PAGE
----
Earlier this month Sainsbury’s followed competitor Tesco’s lead in launching its very own Aldi price match. Retail Week analyses how the two schemes compare.
In the wake of the global financial crisis in 2008, the discounters – and Aldi in particular – were able to really steal a march on the big four and break through in the UK grocery market.
The UK’s largest grocer Tesco was the first out of the gates with its Aldi price match, which it launched in March last year. Sainsbury’s followed suit earlier this month, announcing its scheme would match Aldi on “hundreds of items” with a particular focus on grocery.
Sainsbury’s said its scheme was part of new chief executive Simon Roberts’ strategy of putting food back at the heart of everything the grocer does.
Using data from Edge by Ascential, Retail Week has analysed the two schemes to see how they compare across fresh and ambient groceries, as well as in other categories such as beer, wine and spirits, and general merchandise.
The Edge by Ascential data shows that both Tesco and Sainsbury’s Aldi price match schemes are overwhelmingly focused on groceries.
Tesco’s scheme currently covers at least 487 items, compared with Sainsbury’s 246. Of those items, Tesco’s price match is focused predominantly on grocery, with 81% of all price cuts made on items in this category.
Sainsbury’s scheme, by comparison, has seen 83% of all price cuts made to grocery items.
Other items such as beer, wine and spirits (BWS), general merchandise and health and beauty lines make up a relatively small percentage of discounted items by comparison.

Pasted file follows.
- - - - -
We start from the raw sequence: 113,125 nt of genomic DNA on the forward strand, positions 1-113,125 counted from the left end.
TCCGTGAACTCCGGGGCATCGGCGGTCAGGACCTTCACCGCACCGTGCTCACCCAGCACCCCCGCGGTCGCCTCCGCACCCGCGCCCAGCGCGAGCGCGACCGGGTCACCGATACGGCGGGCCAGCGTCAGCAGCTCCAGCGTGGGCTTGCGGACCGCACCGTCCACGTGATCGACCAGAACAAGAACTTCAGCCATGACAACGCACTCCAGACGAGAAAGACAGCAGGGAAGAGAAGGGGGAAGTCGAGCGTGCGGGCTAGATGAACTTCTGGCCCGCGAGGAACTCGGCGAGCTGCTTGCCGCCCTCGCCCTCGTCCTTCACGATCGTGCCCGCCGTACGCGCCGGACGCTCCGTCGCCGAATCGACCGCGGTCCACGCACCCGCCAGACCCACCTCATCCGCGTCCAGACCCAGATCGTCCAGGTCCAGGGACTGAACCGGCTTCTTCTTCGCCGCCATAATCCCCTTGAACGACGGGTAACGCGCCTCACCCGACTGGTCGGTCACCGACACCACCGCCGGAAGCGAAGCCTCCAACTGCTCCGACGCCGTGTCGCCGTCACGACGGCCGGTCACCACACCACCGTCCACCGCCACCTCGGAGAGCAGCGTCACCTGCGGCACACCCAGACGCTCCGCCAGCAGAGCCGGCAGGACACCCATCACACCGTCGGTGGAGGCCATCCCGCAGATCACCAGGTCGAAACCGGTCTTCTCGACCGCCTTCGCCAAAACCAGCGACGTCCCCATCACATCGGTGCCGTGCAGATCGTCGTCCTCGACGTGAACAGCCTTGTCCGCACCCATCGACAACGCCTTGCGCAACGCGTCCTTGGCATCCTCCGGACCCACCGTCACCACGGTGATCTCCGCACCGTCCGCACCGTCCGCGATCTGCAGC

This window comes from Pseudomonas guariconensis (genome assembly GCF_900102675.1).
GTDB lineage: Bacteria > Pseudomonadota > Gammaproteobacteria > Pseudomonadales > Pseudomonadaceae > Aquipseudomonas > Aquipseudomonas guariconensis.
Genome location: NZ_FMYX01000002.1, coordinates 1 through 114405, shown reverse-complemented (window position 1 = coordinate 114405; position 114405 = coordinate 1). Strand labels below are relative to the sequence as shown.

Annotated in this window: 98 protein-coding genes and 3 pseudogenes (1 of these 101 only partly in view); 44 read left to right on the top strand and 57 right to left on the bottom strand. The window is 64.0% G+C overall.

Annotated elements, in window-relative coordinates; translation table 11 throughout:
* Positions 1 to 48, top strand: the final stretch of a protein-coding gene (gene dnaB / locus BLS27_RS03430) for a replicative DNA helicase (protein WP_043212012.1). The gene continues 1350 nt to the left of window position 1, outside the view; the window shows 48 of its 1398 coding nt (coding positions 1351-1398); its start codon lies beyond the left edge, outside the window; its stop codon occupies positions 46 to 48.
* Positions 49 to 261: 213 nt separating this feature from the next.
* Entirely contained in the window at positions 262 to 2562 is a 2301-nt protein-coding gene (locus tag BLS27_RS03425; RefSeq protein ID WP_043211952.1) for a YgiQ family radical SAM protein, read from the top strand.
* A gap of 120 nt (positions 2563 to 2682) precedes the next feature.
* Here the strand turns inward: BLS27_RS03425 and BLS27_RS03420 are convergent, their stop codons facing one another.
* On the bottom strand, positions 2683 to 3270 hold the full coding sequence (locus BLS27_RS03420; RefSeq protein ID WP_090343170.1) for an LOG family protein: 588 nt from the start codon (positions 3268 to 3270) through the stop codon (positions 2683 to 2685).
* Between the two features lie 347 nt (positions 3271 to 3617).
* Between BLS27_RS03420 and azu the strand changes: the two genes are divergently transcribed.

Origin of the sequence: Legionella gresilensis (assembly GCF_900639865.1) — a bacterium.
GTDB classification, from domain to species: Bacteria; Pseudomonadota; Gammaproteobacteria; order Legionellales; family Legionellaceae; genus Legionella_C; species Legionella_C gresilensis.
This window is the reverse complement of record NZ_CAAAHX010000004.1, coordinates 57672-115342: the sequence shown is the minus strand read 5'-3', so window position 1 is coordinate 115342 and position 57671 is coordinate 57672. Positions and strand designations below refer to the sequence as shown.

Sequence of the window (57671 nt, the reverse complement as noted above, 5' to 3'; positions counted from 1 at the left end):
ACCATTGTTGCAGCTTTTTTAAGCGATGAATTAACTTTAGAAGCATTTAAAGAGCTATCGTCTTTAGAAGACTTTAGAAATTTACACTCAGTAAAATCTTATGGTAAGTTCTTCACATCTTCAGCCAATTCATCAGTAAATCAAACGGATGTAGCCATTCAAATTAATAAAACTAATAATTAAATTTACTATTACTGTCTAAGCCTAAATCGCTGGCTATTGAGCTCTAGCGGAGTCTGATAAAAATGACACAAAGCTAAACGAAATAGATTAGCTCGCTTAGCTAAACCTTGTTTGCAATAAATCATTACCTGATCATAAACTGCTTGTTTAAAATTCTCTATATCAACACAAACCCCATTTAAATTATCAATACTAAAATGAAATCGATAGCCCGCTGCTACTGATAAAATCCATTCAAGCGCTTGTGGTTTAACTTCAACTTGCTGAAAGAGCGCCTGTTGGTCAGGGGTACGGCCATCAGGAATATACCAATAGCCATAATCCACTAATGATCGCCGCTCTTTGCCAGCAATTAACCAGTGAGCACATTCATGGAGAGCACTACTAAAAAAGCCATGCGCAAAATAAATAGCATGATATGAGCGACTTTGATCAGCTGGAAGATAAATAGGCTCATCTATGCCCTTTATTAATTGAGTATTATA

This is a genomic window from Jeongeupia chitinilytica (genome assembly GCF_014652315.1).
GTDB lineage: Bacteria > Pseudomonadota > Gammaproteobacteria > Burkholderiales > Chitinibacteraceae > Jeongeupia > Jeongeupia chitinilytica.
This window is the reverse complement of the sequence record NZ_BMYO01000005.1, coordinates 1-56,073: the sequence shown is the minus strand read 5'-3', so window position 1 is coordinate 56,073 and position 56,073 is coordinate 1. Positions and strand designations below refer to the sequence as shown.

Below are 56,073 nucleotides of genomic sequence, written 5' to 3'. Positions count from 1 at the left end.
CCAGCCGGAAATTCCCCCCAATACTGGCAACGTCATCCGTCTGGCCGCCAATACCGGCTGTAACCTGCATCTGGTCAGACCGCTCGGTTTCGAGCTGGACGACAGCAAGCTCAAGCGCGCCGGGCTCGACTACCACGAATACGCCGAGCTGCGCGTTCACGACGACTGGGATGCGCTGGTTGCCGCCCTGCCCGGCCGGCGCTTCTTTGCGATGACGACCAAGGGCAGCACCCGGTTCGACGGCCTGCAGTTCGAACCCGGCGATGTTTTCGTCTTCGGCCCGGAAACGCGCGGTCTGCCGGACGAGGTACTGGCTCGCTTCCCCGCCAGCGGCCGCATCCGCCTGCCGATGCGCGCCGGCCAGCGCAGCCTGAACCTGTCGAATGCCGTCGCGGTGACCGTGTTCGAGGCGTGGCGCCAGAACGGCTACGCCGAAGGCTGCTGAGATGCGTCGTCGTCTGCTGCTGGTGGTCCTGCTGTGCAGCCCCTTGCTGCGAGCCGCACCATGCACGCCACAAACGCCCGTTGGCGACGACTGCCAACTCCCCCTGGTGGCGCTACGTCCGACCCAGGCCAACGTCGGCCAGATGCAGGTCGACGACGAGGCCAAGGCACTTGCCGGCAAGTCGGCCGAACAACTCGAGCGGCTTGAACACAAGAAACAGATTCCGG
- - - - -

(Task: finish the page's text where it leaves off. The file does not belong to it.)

The next biggest matched category for Tesco was BWS, where around 8% of prices have been cut, 4% in homecare and 3.6% on health and beauty.
Sainsbury’s also matched prices on 8% of lines in BWS, around 5% in beauty and around 2% in homecare.
Battle of the brands
While both grocery giants have chosen to try and match Aldi on food, Tesco and Sainsbury’s have approached this end goal differently.
Tesco has chosen to focus price matches on more branded products than Sainsbury’s, which has focused more heavily on discounting own-label items.
The UK’s largest grocer has matched Aldi on price across 32% of its branded items, compared with just 17% for Sainsbury’s.
With its focus more on pushing own-label products, the data also shows that Sainsbury’s has really focused on fresh meat and dairy products.
This resonates with what the grocer said when it launched the scheme, saying it would focus predominantly on “customer favourites such as meat, chicken, fresh fruit and vegetables, and dairy”.
Tesco meanwhile has focused more on branded snacking and confectionery items, and also looked to match Aldi on products such as coffee. Both Sainsbury’s and Tesco chose to match Aldi on cupboard staples Hovis and Warburtons bread.
Head to head
Edge by Ascential has also put together a table of 10 household staples taken from both Tesco and Sainsbury’s with the price match and compared them with 10 similar items found at the discounter.
The data finds that in order to match Aldi on some of its prices, Sainsbury’s had to drop prices on 69% of the 246 matched items, with the average price drop across those items being 14%. Sainsbury’s had to apply heavier discounts to its own-brand items, where the average price drop was 15%, compared with just 3.6% on branded products.
For its part, the discounter doesn’t seem overly perturbed by first Tesco and now Sainsbury’s directly targeting it on food prices.
“Shoppers know that the only place you can get Aldi prices is at Aldi”
An Aldi spokeswoman said: “Consumer group Which? recently found that Sainsbury’s was over 31% more expensive than Aldi. Shoppers know that the only place you can get Aldi prices is at Aldi.”
While the discounter remains confident, the data clearly shows that the UK’s two largest grocers have Aldi in their respective sights. As customers begin to feel the bite of the current recession deepen over the coming months, it could begin to tell at the tills.